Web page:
The fizz when adding salt to cola (or any other sparkling drink, like
seltzer or even champagne) is as well a chemical as a physical
reaction, or better: A chemical reaction based upon physical reasons.
Cola or any other sparkling drink, like seltzer or even champagne,
contains carbon dioxide. This substance reacts with water and forms
carbonic acid, what is actually causing the bubbles in the liquid. So
far, this is clearly a chemical reaction.
However, when carefully examining a glass filled with a sparkling
drink, you will notice that the rising bubbles form streams each
beginning at a certain starting point in the glass. This is normally a
small, even invisible scratch or notch on the inner surface of the
glass. The bubbles can form easily around a sharp edge, and such a
point where the reaction between water and carbonic dioxide with the
result of carbonic acid takes place is something physical.
Salt consists of small crystals, each having numerous edges. So, when
salt is added to a sparkling drink, the carbon dioxide suddenly has
much more points to react with water and form carbonic acid. By this,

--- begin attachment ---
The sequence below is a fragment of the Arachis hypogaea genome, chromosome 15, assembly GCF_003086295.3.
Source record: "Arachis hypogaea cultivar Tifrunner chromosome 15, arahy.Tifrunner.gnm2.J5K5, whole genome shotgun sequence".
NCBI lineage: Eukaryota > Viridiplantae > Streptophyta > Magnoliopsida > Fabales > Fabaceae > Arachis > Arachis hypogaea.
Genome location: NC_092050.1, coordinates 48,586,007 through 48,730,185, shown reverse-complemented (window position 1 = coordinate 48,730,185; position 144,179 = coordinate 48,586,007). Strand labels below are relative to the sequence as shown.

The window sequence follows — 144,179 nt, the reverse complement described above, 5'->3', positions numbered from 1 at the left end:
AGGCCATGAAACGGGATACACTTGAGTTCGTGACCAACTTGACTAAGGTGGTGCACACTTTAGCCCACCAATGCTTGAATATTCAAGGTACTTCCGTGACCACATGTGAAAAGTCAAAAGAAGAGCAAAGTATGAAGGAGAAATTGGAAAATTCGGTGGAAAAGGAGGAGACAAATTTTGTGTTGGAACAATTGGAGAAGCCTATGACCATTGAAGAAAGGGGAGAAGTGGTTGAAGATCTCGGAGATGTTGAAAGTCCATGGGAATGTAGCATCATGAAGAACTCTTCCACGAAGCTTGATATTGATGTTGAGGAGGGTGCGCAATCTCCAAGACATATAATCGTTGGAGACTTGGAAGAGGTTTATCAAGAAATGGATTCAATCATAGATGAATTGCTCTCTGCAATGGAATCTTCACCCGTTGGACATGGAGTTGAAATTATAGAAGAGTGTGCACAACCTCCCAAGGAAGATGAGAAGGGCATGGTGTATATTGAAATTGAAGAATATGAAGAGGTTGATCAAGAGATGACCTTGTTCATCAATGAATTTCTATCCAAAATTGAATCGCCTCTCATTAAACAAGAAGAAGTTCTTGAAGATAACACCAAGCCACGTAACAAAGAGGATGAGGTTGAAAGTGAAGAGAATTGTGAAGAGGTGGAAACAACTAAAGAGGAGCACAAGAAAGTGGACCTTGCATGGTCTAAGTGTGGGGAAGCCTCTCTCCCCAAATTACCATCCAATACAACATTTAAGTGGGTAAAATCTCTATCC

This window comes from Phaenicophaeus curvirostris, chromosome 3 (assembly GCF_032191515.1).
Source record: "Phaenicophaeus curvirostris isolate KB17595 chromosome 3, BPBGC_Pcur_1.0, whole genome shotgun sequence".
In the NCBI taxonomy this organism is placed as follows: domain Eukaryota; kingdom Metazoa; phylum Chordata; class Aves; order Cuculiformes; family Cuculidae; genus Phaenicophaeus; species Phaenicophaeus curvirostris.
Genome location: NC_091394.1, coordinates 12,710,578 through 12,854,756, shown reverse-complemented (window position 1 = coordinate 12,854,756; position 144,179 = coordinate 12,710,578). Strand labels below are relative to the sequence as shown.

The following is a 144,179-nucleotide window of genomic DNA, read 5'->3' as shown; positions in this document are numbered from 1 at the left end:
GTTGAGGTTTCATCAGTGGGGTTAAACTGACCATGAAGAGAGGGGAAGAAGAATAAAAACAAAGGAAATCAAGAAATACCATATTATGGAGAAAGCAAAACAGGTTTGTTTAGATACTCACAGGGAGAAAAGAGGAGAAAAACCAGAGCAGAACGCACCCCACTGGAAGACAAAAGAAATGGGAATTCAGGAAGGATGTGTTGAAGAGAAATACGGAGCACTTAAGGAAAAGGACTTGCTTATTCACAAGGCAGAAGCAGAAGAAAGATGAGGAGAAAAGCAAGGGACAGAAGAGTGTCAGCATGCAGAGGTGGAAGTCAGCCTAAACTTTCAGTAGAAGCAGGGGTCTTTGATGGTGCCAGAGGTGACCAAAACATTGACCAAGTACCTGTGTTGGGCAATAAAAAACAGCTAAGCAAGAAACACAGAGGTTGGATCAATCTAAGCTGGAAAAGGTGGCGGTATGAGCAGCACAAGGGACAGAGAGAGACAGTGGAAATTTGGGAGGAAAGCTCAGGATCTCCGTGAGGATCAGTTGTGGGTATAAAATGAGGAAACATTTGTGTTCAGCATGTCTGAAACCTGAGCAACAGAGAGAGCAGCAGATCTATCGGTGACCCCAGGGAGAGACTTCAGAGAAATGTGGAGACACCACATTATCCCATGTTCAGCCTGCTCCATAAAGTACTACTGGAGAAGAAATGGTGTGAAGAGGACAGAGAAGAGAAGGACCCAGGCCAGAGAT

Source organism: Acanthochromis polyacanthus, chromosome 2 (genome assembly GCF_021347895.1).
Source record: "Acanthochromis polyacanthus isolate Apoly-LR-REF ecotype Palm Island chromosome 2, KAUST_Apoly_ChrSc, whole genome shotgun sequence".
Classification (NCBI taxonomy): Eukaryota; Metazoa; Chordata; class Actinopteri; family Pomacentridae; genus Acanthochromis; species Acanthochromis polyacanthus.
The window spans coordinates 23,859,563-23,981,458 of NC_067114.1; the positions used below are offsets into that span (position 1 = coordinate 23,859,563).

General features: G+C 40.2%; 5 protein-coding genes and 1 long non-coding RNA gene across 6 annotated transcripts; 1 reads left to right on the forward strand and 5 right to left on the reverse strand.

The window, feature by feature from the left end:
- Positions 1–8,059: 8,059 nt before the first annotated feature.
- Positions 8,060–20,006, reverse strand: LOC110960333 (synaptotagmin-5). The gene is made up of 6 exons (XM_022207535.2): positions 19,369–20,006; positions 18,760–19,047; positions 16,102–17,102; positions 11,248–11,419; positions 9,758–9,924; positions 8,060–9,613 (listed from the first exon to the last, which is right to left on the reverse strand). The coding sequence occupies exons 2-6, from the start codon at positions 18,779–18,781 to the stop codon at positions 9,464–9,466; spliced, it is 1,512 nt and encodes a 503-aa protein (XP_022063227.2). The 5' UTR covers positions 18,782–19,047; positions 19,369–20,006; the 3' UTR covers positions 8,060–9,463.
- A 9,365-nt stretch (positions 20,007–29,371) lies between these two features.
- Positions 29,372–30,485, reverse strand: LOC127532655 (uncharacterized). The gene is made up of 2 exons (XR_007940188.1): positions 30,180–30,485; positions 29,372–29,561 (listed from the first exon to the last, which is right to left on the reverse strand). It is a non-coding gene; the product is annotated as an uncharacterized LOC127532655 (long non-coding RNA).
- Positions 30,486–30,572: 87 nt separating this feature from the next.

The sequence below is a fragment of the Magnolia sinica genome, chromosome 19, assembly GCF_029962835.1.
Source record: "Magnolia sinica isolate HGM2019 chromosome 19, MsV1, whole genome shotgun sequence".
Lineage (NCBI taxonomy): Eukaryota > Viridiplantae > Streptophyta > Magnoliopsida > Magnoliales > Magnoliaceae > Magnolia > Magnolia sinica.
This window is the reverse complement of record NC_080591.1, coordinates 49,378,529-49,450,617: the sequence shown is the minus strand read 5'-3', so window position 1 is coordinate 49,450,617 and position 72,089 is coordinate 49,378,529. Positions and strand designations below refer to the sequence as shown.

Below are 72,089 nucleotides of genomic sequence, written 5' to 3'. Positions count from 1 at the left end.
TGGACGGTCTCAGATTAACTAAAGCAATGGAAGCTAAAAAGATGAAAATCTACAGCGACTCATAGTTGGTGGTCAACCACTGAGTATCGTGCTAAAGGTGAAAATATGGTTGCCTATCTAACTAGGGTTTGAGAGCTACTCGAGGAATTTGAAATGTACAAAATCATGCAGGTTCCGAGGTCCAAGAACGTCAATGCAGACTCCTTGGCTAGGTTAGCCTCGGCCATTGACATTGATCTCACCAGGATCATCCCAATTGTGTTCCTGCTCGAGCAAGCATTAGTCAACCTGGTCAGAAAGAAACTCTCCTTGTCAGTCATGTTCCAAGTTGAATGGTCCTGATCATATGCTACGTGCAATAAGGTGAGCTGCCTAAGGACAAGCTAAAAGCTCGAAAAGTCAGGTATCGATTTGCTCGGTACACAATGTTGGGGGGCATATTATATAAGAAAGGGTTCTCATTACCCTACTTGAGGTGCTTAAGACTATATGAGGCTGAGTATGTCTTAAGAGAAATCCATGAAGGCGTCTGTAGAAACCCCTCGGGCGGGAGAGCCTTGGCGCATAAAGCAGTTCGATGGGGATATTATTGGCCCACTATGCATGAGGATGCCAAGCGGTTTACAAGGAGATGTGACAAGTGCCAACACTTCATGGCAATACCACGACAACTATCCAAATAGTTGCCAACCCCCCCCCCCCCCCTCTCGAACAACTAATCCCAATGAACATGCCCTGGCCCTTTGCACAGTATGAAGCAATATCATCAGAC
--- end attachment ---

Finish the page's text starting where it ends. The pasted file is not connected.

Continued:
much more bubbles develop and rise to the liquids surface, giving the
impression of a fizz. The amount of carbon dioxide in the liquid will
soon be exhausted, and the reaction will expire very fast. Also, the
salt will dissolve in the liquid and the many sharp edges of the salt
crystals will be gone then.
Now you see: The fizz is a fugacious mega-sparkling (a chemical
reaction) which is caused not by the chemical properties of the salt
added, but by its physical properties (the edges of the crystals).
This whole process is also explained very intelligibly here:
Search terms used:
salt soda reaction fizz carbonic acid:
Hope this was what you wanted to know!